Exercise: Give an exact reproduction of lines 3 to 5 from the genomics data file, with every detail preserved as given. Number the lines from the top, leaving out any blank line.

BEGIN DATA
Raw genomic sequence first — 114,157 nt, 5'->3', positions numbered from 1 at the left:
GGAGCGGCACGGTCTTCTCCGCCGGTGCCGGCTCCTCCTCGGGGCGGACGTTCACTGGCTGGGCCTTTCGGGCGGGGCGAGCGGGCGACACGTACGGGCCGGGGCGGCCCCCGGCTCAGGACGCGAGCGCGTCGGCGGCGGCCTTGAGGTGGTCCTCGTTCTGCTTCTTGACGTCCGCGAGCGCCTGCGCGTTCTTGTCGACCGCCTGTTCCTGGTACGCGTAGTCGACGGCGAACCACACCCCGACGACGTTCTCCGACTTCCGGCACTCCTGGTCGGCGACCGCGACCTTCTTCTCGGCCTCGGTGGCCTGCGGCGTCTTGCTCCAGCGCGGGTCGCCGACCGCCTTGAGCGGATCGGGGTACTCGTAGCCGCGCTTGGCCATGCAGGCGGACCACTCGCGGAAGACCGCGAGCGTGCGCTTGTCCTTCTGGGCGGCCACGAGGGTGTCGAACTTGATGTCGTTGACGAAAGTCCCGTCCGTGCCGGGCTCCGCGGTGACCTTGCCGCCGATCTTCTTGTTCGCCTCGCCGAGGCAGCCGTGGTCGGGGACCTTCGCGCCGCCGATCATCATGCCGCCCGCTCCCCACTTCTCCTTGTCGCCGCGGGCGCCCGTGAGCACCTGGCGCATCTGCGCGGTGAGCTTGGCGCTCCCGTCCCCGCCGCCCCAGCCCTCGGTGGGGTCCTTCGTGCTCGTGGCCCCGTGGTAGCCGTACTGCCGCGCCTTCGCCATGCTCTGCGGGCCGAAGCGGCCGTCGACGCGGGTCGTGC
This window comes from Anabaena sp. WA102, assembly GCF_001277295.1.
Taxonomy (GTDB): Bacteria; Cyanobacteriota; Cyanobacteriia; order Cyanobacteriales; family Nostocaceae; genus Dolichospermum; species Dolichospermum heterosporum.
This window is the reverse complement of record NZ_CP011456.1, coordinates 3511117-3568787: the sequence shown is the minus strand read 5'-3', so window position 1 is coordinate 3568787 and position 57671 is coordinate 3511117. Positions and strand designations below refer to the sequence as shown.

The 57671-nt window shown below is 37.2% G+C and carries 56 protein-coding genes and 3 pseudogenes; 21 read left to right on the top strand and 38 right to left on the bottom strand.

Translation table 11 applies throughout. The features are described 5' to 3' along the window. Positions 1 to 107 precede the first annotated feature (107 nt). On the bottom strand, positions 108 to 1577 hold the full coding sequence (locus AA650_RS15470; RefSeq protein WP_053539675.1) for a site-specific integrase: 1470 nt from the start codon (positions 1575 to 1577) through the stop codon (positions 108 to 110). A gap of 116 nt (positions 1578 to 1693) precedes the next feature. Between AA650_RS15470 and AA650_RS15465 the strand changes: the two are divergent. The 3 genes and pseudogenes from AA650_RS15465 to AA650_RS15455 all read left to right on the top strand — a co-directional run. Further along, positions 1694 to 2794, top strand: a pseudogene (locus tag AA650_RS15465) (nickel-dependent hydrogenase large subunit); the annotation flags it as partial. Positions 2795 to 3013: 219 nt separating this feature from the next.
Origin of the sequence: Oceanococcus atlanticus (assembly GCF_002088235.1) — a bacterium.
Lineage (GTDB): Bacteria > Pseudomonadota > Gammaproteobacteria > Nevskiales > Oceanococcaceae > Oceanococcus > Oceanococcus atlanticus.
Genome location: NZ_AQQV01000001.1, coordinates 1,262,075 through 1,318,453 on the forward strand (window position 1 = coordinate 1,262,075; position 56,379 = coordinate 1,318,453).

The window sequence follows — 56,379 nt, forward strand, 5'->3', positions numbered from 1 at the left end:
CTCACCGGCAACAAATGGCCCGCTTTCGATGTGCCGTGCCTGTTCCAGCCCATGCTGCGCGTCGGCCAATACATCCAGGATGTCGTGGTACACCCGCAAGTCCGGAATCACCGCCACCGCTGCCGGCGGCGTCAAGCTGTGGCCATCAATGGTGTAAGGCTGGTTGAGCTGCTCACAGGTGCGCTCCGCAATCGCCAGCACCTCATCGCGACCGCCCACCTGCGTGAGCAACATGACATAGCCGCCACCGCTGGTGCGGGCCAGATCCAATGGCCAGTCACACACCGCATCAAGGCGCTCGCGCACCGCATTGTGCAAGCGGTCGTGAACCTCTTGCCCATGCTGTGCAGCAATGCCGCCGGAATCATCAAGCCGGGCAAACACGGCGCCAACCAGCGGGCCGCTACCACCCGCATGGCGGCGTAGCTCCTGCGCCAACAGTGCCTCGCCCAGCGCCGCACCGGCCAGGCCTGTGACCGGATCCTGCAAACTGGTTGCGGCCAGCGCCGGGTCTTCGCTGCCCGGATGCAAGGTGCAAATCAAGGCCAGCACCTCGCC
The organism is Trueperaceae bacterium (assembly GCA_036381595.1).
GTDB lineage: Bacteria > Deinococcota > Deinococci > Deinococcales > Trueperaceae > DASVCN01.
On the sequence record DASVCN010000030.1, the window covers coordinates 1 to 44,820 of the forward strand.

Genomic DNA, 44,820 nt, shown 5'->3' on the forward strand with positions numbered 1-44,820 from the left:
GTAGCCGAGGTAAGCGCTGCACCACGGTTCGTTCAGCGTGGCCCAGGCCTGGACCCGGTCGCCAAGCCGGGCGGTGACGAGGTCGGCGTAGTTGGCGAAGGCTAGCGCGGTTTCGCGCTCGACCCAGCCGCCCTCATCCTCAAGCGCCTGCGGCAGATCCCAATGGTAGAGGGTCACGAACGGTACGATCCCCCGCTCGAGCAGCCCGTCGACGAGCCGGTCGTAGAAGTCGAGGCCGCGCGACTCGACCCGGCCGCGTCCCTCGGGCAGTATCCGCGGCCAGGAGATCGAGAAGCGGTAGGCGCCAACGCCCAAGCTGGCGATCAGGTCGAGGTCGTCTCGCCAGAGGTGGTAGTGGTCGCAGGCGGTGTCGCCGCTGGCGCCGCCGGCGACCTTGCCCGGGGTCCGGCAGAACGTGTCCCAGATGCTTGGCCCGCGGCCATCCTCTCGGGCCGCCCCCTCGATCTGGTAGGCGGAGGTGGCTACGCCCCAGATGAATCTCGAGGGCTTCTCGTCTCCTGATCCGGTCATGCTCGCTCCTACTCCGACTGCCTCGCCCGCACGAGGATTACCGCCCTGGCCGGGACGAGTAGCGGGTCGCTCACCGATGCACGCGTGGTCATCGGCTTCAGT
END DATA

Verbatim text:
This window comes from Anabaena sp. WA102, assembly GCF_001277295.1.
Taxonomy (GTDB): Bacteria; Cyanobacteriota; Cyanobacteriia; order Cyanobacteriales; family Nostocaceae; genus Dolichospermum; species Dolichospermum heterosporum.
This window is the reverse complement of record NZ_CP011456.1, coordinates 3511117-3568787: the sequence shown is the minus strand read 5'-3', so window position 1 is coordinate 3568787 and position 57671 is coordinate 3511117. Positions and strand designations below refer to the sequence as shown.